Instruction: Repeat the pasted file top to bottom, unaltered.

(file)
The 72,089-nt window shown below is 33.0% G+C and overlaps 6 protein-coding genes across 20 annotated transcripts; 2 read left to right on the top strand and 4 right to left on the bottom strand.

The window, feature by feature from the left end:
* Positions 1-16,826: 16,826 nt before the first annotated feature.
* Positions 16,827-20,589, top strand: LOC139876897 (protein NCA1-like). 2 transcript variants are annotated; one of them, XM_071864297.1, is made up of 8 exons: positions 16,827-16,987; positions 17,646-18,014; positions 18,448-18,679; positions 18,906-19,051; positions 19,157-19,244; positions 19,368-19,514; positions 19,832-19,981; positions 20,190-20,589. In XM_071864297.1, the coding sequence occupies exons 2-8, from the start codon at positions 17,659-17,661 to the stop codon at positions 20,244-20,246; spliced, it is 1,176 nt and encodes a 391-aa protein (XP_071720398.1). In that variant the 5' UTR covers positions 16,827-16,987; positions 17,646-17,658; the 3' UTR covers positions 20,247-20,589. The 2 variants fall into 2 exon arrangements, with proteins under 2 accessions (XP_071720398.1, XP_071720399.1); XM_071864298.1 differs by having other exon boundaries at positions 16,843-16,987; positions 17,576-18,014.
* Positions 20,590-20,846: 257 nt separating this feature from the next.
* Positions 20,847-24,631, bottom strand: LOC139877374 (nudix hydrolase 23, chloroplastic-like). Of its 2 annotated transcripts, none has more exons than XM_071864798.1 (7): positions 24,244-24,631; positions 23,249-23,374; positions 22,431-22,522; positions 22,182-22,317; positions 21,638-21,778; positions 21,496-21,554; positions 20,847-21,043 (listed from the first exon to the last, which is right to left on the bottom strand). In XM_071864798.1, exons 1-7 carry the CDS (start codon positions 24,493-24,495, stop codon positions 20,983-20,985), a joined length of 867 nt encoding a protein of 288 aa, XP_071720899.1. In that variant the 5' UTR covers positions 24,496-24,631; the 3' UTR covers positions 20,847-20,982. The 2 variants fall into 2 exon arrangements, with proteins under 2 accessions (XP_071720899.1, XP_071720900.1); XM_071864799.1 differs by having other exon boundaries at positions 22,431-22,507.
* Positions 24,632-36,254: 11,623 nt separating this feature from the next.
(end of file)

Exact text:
The 72,089-nt window shown below is 33.0% G+C and overlaps 6 protein-coding genes across 20 annotated transcripts; 2 read left to right on the top strand and 4 right to left on the bottom strand.

The window, feature by feature from the left end:
* Positions 1-16,826: 16,826 nt before the first annotated feature.
* Positions 16,827-20,589, top strand: LOC139876897 (protein NCA1-like). 2 transcript variants are annotated; one of them, XM_071864297.1, is made up of 8 exons: positions 16,827-16,987; positions 17,646-18,014; positions 18,448-18,679; positions 18,906-19,051; positions 19,157-19,244; positions 19,368-19,514; positions 19,832-19,981; positions 20,190-20,589. In XM_071864297.1, the coding sequence occupies exons 2-8, from the start codon at positions 17,659-17,661 to the stop codon at positions 20,244-20,246; spliced, it is 1,176 nt and encodes a 391-aa protein (XP_071720398.1). In that variant the 5' UTR covers positions 16,827-16,987; positions 17,646-17,658; the 3' UTR covers positions 20,247-20,589. The 2 variants fall into 2 exon arrangements, with proteins under 2 accessions (XP_071720398.1, XP_071720399.1); XM_071864298.1 differs by having other exon boundaries at positions 16,843-16,987; positions 17,576-18,014.
* Positions 20,590-20,846: 257 nt separating this feature from the next.
* Positions 20,847-24,631, bottom strand: LOC139877374 (nudix hydrolase 23, chloroplastic-like). Of its 2 annotated transcripts, none has more exons than XM_071864798.1 (7): positions 24,244-24,631; positions 23,249-23,374; positions 22,431-22,522; positions 22,182-22,317; positions 21,638-21,778; positions 21,496-21,554; positions 20,847-21,043 (listed from the first exon to the last, which is right to left on the bottom strand). In XM_071864798.1, exons 1-7 carry the CDS (start codon positions 24,493-24,495, stop codon positions 20,983-20,985), a joined length of 867 nt encoding a protein of 288 aa, XP_071720899.1. In that variant the 5' UTR covers positions 24,496-24,631; the 3' UTR covers positions 20,847-20,982. The 2 variants fall into 2 exon arrangements, with proteins under 2 accessions (XP_071720899.1, XP_071720900.1); XM_071864799.1 differs by having other exon boundaries at positions 22,431-22,507.
* Positions 24,632-36,254: 11,623 nt separating this feature from the next.